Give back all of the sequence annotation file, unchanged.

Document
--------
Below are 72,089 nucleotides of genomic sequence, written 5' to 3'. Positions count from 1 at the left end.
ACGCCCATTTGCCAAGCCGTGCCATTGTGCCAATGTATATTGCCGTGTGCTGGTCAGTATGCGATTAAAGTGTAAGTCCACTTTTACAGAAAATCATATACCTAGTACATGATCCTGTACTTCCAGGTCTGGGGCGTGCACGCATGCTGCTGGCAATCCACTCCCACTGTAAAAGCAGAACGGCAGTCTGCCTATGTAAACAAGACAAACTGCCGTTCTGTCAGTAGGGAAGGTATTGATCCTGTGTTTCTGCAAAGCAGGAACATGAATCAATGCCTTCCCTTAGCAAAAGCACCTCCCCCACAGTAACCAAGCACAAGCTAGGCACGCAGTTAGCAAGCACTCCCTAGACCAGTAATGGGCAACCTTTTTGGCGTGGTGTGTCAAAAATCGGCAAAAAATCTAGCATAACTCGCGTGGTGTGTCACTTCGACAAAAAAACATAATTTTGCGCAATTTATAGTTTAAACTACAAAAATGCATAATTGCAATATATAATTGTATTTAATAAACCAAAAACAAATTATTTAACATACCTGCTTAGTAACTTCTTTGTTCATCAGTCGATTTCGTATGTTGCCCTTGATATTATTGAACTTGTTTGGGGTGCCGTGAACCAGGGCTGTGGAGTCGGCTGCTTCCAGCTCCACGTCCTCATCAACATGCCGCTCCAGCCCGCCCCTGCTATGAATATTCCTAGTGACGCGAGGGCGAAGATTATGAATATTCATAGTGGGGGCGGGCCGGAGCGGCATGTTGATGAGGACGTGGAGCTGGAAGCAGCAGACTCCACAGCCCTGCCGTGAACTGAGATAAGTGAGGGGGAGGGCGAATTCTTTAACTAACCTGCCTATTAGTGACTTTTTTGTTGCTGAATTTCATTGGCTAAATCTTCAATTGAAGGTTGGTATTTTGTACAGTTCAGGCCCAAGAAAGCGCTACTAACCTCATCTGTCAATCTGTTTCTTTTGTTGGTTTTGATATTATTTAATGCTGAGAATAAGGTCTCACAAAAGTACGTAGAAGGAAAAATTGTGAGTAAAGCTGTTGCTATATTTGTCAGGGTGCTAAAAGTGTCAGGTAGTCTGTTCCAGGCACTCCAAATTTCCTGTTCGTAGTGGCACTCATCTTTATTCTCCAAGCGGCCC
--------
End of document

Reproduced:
Below are 72,089 nucleotides of genomic sequence, written 5' to 3'. Positions count from 1 at the left end.
ACGCCCATTTGCCAAGCCGTGCCATTGTGCCAATGTATATTGCCGTGTGCTGGTCAGTATGCGATTAAAGTGTAAGTCCACTTTTACAGAAAATCATATACCTAGTACATGATCCTGTACTTCCAGGTCTGGGGCGTGCACGCATGCTGCTGGCAATCCACTCCCACTGTAAAAGCAGAACGGCAGTCTGCCTATGTAAACAAGACAAACTGCCGTTCTGTCAGTAGGGAAGGTATTGATCCTGTGTTTCTGCAAAGCAGGAACATGAATCAATGCCTTCCCTTAGCAAAAGCACCTCCCCCACAGTAACCAAGCACAAGCTAGGCACGCAGTTAGCAAGCACTCCCTAGACCAGTAATGGGCAACCTTTTTGGCGTGGTGTGTCAAAAATCGGCAAAAAATCTAGCATAACTCGCGTGGTGTGTCACTTCGACAAAAAAACATAATTTTGCGCAATTTATAGTTTAAACTACAAAAATGCATAATTGCAATATATAATTGTATTTAATAAACCAAAAACAAATTATTTAACATACCTGCTTAGTAACTTCTTTGTTCATCAGTCGATTTCGTATGTTGCCCTTGATATTATTGAACTTGTTTGGGGTGCCGTGAACCAGGGCTGTGGAGTCGGCTGCTTCCAGCTCCACGTCCTCATCAACATGCCGCTCCAGCCCGCCCCTGCTATGAATATTCCTAGTGACGCGAGGGCGAAGATTATGAATATTCATAGTGGGGGCGGGCCGGAGCGGCATGTTGATGAGGACGTGGAGCTGGAAGCAGCAGACTCCACAGCCCTGCCGTGAACTGAGATAAGTGAGGGGGAGGGCGAATTCTTTAACTAACCTGCCTATTAGTGACTTTTTTGTTGCTGAATTTCATTGGCTAAATCTTCAATTGAAGGTTGGTATTTTGTACAGTTCAGGCCCAAGAAAGCGCTACTAACCTCATCTGTCAATCTGTTTCTTTTGTTGGTTTTGATATTATTTAATGCTGAGAATAAGGTCTCACAAAAGTACGTAGAAGGAAAAATTGTGAGTAAAGCTGTTGCTATATTTGTCAGGGTGCTAAAAGTGTCAGGTAGTCTGTTCCAGGCACTCCAAATTTCCTGTTCGTAGTGGCACTCATCTTTATTCTCCAAGCGGCCC